PelA Deacetylase Activity Is Required for Pel Polysaccharide Synthesis in Pseudomonas aeruginosa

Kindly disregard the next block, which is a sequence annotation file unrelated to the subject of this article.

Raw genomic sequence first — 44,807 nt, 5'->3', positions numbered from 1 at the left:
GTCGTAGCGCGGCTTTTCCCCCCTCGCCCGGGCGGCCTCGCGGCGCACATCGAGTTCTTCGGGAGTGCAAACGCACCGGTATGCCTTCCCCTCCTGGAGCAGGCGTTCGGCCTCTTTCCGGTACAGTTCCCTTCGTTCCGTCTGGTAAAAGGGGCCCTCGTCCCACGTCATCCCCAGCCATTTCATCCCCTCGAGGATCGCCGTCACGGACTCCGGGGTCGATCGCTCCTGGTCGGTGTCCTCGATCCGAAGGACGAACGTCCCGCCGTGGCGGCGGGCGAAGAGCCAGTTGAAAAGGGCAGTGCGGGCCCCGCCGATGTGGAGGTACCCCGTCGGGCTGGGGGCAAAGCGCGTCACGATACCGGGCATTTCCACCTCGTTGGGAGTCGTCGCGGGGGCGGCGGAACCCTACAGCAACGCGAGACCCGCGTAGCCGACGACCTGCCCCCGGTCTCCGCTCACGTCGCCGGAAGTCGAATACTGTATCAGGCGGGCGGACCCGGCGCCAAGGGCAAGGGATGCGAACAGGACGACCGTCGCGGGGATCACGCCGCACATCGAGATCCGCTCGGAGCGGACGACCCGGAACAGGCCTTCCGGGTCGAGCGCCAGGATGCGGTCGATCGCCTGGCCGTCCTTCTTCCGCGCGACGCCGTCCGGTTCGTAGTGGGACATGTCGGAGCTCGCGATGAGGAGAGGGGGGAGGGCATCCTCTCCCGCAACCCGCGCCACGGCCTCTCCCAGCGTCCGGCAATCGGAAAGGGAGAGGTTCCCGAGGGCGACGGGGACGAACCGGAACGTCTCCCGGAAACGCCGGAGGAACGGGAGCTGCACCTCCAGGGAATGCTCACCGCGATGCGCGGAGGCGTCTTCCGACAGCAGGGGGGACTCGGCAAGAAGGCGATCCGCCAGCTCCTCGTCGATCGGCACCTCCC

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The Pel polysaccharide serves as an intercellular adhesin for the formation and maintenance of biofilms in the opportunistic pathogen Pseudomonas aeruginosa. Pel biosynthesis requires the products of a seven-gene operon, pelA-pelG, all of which are necessary for Pel-dependent biofilm formation and Pel-related phenotypes. One of the genes, pelA, encodes a protein with a predicted polysaccharide deacetylase domain. In this work, the role of the putative deacetylase domain in Pel production was examined. We first established that purified recombinant PelA hydrolyzed the pseudosubstrate p-nitrophenyl acetate in vitro, and site-specific mutations of predicted deacetylase active-site residues reduced activity greater than 10-fold. Additionally, these mutants were deficient in Pel-dependent biofilm formation and wrinkly colony morphology in vivo. Subcellular fractionation experiments demonstrate that PelA localizes to both the membrane and periplasmic fractions. Finally, antiserum against the Pel polysaccharide was generated, and PelA deacetylase mutants do not produce Pel-reactive material. Taken together, these results suggest that the deacetylase activity of PelA is important for the production of the Pel polysaccharide.
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